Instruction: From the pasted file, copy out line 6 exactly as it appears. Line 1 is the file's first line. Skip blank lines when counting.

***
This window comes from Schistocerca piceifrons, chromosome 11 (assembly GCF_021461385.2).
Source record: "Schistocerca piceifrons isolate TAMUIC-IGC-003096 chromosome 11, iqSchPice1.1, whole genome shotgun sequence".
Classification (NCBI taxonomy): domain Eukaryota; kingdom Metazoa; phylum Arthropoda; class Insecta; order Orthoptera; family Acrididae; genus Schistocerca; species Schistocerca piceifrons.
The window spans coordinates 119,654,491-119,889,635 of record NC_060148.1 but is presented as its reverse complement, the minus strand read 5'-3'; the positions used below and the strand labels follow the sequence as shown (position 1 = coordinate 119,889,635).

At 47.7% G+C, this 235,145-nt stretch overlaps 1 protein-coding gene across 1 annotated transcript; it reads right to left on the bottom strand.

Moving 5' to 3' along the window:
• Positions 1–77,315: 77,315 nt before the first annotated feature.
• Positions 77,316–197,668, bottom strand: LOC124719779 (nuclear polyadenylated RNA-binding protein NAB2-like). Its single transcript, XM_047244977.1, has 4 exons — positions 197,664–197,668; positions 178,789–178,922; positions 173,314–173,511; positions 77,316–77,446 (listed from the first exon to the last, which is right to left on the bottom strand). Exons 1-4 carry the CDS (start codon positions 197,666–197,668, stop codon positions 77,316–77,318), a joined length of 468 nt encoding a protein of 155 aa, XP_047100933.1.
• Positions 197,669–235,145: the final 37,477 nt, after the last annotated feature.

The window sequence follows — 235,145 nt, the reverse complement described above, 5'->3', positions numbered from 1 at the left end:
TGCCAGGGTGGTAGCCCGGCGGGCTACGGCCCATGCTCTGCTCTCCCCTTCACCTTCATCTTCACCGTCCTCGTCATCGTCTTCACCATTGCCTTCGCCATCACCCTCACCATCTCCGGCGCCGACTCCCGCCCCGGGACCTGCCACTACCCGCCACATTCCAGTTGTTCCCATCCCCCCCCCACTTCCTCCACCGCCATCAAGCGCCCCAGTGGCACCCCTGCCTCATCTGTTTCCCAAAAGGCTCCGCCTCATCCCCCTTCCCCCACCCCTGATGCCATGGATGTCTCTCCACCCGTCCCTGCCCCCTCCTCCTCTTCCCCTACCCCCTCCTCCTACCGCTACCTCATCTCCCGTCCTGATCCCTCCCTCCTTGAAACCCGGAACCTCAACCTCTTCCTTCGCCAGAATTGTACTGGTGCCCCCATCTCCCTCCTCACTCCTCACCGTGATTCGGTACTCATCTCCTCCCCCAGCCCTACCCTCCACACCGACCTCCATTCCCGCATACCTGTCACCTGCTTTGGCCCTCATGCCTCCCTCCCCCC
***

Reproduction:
Moving 5' to 3' along the window: